I’m almost finished with Tim Chester’s book You Can Change: God’s Transforming Power for Our Sinful Behavior and Negative Emotions and this morning I read through Chapter Seven – What Stops You From Changing? There’s a goldmine of truth Chester unpacks for the reader in this chapter alone but I wanted to pass on his words (adapted from John Flavel’s book A Saint Indeed) about arguments that satan uses to tempt us. Here they are:
1. The pleasure of sin
Temptation: Look at my smiling face, and listen to my charming voice. Here is pleasure to be enjoyed. Who can stay away from such delights.
The believer: The pleasures of sin are real, but so are the pangs of conscience and the flames of hell. The pleasures of sin are real, but pleasing God is much sweeter.
2. The secrecy of sin
Temptation: This sin will never disgrace you in public because no one will ever find out.
The believer: Can you find somewhere without the presence of God for me to sin?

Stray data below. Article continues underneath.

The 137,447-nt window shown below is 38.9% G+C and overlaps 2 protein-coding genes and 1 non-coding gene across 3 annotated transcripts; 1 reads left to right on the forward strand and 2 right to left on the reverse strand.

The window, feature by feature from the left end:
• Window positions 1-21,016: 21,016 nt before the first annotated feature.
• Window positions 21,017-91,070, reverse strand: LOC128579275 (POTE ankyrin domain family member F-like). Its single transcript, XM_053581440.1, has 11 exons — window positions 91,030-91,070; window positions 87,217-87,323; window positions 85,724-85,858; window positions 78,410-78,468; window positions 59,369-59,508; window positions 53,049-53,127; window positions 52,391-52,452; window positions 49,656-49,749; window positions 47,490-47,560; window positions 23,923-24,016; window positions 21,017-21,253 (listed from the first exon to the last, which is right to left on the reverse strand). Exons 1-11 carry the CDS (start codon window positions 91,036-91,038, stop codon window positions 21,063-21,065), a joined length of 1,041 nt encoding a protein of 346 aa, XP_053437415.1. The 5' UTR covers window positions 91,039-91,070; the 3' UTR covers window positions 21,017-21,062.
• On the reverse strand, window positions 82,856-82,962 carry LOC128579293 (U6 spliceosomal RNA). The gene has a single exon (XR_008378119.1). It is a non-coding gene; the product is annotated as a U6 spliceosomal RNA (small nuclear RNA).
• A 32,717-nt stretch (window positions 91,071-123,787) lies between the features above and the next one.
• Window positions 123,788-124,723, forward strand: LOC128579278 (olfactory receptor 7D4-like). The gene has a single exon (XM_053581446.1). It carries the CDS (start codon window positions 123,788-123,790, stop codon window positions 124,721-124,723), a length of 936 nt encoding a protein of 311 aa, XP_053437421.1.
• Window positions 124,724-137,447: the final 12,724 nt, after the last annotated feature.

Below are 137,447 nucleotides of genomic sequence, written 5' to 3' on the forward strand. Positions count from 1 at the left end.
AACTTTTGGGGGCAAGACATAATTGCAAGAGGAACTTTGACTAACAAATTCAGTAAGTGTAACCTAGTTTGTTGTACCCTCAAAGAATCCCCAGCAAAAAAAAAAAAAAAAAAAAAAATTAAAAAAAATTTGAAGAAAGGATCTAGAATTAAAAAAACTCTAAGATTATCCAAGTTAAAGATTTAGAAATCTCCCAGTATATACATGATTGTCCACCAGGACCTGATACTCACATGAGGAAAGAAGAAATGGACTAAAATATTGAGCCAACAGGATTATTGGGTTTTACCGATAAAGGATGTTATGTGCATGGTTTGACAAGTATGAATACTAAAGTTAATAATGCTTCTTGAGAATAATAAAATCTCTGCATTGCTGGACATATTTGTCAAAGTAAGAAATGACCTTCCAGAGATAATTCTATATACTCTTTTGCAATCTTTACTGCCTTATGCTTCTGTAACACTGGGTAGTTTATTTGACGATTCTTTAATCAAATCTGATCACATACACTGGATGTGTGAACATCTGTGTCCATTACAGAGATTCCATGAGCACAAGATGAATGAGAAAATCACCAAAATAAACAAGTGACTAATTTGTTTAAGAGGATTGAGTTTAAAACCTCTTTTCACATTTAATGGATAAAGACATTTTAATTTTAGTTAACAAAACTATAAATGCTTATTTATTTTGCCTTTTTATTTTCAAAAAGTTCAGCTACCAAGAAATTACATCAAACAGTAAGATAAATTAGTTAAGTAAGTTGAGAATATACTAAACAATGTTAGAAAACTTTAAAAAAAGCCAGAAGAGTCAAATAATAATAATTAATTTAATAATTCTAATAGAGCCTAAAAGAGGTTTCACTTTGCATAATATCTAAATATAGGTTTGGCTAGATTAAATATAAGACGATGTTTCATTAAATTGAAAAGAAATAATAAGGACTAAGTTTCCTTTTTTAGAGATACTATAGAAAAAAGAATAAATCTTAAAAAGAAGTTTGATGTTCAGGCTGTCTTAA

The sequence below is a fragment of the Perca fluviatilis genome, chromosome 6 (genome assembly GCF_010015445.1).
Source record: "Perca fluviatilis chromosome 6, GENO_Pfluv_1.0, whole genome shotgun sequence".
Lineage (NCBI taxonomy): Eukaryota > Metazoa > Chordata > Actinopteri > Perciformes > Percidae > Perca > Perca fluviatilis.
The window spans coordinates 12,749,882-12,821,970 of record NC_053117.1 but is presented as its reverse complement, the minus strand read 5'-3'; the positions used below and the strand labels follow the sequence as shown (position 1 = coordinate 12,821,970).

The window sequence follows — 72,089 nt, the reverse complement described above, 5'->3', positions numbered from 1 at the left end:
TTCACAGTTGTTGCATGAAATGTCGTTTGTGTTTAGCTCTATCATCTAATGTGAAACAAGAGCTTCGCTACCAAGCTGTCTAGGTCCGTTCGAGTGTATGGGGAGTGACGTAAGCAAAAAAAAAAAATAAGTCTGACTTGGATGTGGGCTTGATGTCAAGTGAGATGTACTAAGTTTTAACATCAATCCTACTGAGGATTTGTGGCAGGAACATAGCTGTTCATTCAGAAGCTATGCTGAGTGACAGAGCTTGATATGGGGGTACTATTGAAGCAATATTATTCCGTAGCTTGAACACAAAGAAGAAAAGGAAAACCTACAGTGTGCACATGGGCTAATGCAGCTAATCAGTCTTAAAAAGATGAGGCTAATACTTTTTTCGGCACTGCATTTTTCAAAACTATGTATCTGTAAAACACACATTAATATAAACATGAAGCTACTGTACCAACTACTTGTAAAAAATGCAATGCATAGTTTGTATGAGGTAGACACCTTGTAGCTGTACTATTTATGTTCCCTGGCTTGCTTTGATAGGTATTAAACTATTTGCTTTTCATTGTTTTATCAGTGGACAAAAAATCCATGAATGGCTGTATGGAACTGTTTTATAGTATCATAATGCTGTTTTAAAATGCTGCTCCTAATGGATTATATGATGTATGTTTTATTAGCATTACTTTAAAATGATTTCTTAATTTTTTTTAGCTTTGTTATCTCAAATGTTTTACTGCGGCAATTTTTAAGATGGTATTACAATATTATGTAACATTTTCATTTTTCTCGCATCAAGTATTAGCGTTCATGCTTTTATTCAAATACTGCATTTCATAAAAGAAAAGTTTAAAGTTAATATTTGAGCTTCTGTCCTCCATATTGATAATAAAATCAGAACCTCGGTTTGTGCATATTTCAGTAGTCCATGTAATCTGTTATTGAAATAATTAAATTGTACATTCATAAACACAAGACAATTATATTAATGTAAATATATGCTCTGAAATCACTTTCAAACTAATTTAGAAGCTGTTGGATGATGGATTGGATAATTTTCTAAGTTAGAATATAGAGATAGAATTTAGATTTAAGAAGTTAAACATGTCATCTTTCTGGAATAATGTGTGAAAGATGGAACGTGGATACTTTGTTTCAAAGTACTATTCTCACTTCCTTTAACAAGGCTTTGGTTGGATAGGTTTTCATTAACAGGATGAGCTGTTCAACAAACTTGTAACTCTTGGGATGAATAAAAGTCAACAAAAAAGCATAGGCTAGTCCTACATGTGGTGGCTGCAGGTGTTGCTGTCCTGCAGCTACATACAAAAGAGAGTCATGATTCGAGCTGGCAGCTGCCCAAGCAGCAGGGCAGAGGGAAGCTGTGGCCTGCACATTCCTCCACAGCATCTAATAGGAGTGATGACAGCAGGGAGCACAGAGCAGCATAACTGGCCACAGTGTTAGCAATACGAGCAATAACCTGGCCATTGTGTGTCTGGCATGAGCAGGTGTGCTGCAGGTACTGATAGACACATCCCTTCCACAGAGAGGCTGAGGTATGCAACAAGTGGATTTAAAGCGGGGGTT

3. The profit of sin
Temptation: If you just stretch your conscience a little, you’ll gain so much. This is your opportunity.
The believer: What do I benefit if I gain the whole world but lost my own soul? I won’t risk my soul for all the good in this world.
4. The smallness of sin
Temptation: It’s only a little thing, a small matter, a trifle. Who else would worry about such a trivial thing?
The believer: Is the majesty of heaven a small matter too? If I commit this sin, I will offend and wrong a great God. Is there any little hell to torment little sinners? Great wrath awaits those the world thinks are little sinners. The less the sin, the less the reason to commit it! Why should I be unfaithful toward God for such a trifle?
5. The grace of God
Temptation: God will pass over this as a weakness. He won’t make a big deal out of it.
The believer: Where do I find a promise of mercy to presumptuous sinners? How can I abuse such a good God? Shall I take God’s glorious mercy and make it a reason to sin? Shall I wrong him because he’s good?
6. The example of others
Temptation: Better people than you have sinned in this way. And plenty of people have been restored after committing this sin.
The believer: God didn’t record the examples of good people sinning for me to copy, but to warn me. Am I willing to feel what they felt for sin? I dare not follow their example in case God plunges me into the deeps of horror into which he case them.